What do Andy Warhol, Keith Haring and Jean-Michel Basquiat have in common? Well, aside from being some of the most iconic names in modern art, their works are currently being featured in UNIQLO UT’s newest all-star collaboration.
That’s right, this four-way collaboration gives all you fashionable folk the opportunity to dress in works by some of the world’s most iconic artists. The collaboration includes some of pop art history’s most recognizable works of art, ranging from Warhol’s Campbell’s soup prints to Basquiat’s crown motif to Haring’s “LOVE” graphic on shirts, hats, bags and more.
To bring the collection to a whole new world, UNIQLO UT will also be releasing a line of printed cups and plates on August 9th in collaboration with the late artists as well. So, not only will you be wearing your favorites, but you’ll be given the chance to eat and drink from their works as well.
After collaborating with Theory last year, UNIQLO is clearly stepping up its game from creating reliable men’s basics to grand masterpieces in the world of fashion. Shocked? At this point, no. Excited to see what they’ll continue to do in the future? Hell yeah, we are.
It’s time to celebrate art history, people. See below for our favorite two picks from each artist.
1. Andy Warhol UT Tee
Andy Warhol had a serious talent for transforming some of the most mundane items into sought-after works of art. Take his Campbell’s prints, for example. By appropriating Campbell’s soup cans to a T, he created some of the most ethically questionable yet brutely boring works of all time — and people absolutely loved it. You can see all of the Campbell’s Soup Cans at the MoMA in New York City or you can snag one of Campbell’s most popular, the tomato can, and drape it right over your chest and belly with this shirt.
2. Andy Warhol Pocketable Tote Bag
Although Warhol is known for his flower prints, it was kind of a change of pace for him at the time when he was creating work. He massed produced these to play with colors and layering. Funnily enough, Warhol actually got himself into some trouble over the production of these prints. Even though Warhol had stolen imagery from famous brands (like Campbell’s above), a photographer by the name of Patricia Caulfield who photographed these flowers brought up a suit against Warhol in 1966 regarding unauthorized use. It’s just a little silly, given his use over copyright soup cans let him go scot-free but photographed flowers couldn’t. Now, you can get these iconic flowers in the form of a tote to bring all around town. Just make sure you’ve got this story on hand when your friends compliment it.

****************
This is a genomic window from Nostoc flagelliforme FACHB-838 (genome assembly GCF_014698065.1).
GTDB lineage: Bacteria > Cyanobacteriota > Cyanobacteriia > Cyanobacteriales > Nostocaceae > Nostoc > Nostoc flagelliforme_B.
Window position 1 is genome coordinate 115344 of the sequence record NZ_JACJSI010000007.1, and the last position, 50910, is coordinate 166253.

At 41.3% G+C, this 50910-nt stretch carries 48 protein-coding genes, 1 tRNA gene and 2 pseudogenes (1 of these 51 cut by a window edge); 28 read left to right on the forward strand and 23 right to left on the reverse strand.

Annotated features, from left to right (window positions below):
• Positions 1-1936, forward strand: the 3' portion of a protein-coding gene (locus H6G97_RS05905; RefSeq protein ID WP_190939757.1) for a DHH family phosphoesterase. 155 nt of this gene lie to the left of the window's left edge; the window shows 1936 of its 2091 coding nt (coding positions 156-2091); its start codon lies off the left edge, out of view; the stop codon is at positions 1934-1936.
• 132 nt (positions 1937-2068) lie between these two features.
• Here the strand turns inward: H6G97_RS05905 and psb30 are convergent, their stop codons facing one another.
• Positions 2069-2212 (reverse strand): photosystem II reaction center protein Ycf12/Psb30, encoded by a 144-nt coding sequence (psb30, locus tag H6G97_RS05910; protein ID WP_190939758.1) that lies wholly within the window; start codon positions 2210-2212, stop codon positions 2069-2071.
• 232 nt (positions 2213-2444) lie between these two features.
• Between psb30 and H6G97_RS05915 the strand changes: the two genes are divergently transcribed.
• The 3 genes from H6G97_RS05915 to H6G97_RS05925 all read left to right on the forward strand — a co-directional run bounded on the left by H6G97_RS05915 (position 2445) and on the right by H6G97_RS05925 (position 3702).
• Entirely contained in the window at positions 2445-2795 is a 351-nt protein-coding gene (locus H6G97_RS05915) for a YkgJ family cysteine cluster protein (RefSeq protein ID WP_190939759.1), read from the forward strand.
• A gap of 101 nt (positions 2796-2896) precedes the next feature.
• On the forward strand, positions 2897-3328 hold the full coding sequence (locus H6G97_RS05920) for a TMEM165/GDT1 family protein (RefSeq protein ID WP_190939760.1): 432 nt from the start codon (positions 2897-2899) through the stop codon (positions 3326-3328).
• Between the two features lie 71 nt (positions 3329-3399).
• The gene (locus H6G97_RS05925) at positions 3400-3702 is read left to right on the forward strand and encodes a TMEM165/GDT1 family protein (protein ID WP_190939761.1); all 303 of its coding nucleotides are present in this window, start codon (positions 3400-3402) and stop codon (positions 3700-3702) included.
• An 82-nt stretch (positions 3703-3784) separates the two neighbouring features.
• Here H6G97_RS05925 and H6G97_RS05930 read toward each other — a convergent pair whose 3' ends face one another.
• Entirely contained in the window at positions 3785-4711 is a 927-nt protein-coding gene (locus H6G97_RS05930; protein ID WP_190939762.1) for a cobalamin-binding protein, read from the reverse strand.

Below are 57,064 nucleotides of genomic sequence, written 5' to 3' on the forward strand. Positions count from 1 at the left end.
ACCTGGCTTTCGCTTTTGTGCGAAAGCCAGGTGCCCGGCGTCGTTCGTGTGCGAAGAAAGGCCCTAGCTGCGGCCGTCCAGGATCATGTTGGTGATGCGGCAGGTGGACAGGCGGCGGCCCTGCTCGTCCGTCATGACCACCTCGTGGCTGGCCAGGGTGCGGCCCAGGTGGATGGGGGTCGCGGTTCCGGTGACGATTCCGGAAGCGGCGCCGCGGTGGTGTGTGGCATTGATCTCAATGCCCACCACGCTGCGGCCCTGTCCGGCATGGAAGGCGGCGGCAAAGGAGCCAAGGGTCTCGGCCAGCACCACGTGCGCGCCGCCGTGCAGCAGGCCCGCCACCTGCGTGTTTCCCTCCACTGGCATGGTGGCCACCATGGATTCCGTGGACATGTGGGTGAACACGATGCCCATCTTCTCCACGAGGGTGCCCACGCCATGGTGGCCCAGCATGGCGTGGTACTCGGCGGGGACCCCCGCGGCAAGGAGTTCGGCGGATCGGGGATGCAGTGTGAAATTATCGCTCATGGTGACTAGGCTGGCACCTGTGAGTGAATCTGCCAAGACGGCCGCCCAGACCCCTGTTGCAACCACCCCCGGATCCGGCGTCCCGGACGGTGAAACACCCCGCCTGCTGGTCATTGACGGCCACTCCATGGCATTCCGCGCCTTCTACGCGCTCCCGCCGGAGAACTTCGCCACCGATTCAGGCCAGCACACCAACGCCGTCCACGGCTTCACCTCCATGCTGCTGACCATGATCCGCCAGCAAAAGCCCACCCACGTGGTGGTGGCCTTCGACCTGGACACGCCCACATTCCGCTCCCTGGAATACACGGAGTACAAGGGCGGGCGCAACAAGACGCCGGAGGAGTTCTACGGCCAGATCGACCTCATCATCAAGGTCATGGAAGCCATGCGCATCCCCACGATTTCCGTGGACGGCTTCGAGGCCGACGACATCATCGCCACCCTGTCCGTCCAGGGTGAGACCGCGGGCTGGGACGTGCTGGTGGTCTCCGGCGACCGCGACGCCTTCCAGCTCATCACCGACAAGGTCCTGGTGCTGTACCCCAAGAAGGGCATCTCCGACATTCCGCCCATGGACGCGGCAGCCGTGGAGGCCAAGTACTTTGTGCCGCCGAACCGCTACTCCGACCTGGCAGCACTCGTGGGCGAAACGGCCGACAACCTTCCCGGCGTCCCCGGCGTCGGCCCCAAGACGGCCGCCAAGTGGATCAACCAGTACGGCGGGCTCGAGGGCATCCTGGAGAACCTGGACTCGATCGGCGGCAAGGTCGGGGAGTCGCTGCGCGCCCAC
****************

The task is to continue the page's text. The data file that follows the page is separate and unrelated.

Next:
3. Keith Haring UT Tee
Keith Haring was an artist for the people. Not only was his work featured in gallery spaces, but in New York City subway stations, streets, sidewalks and more. Out of all of Haring’s eclectic works (even those featuring numerous drawings clumped together), the “radiant baby” is easily one of the most recognizable figures. It features a crawling baby with lines emanating from all angles and looks stellar pasted in yellow on this navy blue tee.
4. Keith Haring UV Protection Cap
Another instantly recognizable figure from Haring’s work has to be his barking dogs. These figures appeared in a number of subway works Haring created in the early 80s by emerging as a symbol of oppression and aggression. It’s absolutely politically driven in nature but also stands out as visually striking.
5. Jean-Michel Basquiat UT Tee
Like the two before him, Basquiat essentially transformed the way we see art today. His style is electrifyingly gritty and is derivative primarily off of street art. He was a staple to the New York City art scene during his time and has created works that were very politically driven. This white tee features an untitled skull-like head he made in the early 80s that feels almost map-like.
6. Jean-Michel Basquiat UV Protection Compact Umbrella
Similar to Haring, Basquiat is also known for depicting creatures in his own style. Take this dinosaur for example. It features a classic Basquiat style that’s jagged, crunchy and almost graffiti-like, cladding it with a crown. You might recognize it, and if you do, why not keep it over your head for whenever it rains?